Ticks taste you

Published June 29 2016

Scientists have sequenced the genome of the deer tick, Ixodes scapularis, which is responsible for transmittingLyme disease in humans. U.S. AGRICUTLTURAL RESEARCH SERVICE

Ticks are notorious for spreading bacteria that can cause the potentially debilitating Lyme disease. But scientists have lacked the necessary tools to advance a proper study of the bugs and aid in the development of Lyme disease interventions. According to Cate Hill, professor of entomology at Purdue University, entomologists have been hampered by “a desperate need of molecular tools and resources to help us understand the biology of ticks.”

Recently, Hill was part of a large team of scientists that worked on sequencing the entire tick genome. The team chose Ixodes scapularis, the deer tick, because of its prominent role in human infections. Results from the sequencing project, which represents the first fully sequenced tick genome, were presented in a recent Nature Communications paper.

In the 10 years it took to complete the genome sequencing, scientists uncovered many genes that may help them better understand tick biology. From their genetic analyses, Hill’s team identified processes that appear unique to ticks and could serve as points for targetable interventions. Among these were the function of receptors used by ticks to locate a host.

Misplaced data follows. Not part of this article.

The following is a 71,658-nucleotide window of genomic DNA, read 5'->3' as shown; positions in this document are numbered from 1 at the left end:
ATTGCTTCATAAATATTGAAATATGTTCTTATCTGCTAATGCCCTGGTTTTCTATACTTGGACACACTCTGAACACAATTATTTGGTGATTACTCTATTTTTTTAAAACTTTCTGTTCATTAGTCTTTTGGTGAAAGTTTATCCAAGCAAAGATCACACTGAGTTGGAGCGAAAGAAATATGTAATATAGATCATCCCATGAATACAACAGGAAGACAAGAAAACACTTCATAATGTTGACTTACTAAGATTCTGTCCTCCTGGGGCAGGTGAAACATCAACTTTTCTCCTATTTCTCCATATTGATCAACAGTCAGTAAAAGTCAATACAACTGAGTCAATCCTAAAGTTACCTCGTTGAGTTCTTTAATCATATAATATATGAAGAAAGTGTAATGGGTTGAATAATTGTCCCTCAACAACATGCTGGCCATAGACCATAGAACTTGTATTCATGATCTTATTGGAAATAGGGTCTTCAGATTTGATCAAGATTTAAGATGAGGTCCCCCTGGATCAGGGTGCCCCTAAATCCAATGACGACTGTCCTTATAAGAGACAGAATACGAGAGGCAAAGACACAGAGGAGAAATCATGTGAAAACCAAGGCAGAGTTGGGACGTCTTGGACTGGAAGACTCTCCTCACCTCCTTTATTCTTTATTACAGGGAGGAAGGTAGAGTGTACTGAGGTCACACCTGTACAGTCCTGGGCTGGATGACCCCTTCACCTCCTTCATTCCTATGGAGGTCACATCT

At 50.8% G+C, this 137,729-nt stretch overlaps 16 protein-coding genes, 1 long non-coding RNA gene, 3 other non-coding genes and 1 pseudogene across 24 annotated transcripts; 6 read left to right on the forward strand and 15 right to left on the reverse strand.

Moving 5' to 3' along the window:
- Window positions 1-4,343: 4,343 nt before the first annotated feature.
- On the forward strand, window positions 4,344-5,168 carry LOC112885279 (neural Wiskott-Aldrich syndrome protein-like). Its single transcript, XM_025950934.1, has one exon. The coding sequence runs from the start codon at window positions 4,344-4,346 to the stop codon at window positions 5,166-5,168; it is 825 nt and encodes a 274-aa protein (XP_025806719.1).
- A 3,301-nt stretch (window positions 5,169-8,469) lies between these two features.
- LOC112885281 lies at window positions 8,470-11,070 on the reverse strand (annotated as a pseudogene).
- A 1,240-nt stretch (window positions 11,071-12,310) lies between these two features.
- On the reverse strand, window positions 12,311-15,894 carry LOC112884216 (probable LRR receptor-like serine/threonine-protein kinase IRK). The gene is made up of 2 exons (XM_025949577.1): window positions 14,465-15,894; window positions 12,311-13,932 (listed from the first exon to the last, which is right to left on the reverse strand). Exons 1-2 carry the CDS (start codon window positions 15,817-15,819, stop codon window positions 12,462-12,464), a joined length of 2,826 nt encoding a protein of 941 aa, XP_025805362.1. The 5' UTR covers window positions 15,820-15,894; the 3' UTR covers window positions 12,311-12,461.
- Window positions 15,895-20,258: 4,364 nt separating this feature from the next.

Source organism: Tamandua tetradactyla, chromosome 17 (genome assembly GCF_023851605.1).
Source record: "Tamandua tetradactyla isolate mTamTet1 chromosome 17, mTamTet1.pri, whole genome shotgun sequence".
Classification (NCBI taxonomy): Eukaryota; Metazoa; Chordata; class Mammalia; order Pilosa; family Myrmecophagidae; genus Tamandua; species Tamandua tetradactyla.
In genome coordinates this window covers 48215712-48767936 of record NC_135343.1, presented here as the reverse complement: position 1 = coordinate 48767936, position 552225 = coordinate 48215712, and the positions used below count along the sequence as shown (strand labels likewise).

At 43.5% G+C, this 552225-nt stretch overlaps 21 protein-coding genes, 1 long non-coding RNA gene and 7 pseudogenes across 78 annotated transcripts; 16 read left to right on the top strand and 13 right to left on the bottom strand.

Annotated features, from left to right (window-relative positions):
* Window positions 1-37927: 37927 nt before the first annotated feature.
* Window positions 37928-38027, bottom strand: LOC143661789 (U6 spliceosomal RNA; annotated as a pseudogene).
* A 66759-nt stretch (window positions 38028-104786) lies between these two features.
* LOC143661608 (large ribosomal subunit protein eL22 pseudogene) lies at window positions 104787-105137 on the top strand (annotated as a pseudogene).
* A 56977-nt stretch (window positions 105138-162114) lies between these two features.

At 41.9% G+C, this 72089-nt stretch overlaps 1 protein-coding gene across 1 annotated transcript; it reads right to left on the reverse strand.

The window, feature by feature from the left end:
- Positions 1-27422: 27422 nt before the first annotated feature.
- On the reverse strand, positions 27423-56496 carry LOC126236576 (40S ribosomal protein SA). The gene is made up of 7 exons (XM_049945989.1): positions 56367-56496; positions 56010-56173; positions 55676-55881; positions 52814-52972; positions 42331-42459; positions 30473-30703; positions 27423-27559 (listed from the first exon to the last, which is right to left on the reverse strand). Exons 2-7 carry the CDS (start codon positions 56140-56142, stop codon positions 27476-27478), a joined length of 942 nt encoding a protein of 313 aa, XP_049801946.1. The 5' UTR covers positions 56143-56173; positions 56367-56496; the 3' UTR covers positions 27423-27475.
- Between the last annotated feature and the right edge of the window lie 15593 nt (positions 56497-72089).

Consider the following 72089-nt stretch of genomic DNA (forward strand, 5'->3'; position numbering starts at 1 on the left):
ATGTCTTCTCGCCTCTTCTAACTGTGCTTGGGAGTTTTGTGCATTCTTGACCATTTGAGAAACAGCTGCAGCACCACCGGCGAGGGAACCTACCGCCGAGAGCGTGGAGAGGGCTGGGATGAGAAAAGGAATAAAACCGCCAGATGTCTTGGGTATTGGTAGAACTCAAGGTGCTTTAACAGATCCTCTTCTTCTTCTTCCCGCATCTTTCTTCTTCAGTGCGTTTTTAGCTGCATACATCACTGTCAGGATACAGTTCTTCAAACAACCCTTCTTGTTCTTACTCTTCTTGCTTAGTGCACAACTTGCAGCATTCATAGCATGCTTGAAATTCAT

“Their biology is very different from other blood-feeding arthropods, like mosquitos, and the way that they find a host is very different,” says Hill. “We think that ticks may rely on gustatory, or taste, receptors. They use their taste receptors to smell rather than the more highly evolved smell receptors that mosquitos use.”

Other important genes identified from the analysis correspond to proteins potentially specific to ticks, including a diverse range of salivary proteins and proteins involved in hemoglobin digestion. Scientists will need to validate these proteins in the ticks to understand better their feasibility as targets of intervention strategies.

Bree Yanagisawa Bree Yanagisawa was an intern at ASBMB Today when she wrote this story. She is a Ph.D. candidate in pathobiology at Johns Hopkins School of Medicine. Follow her on Twitter.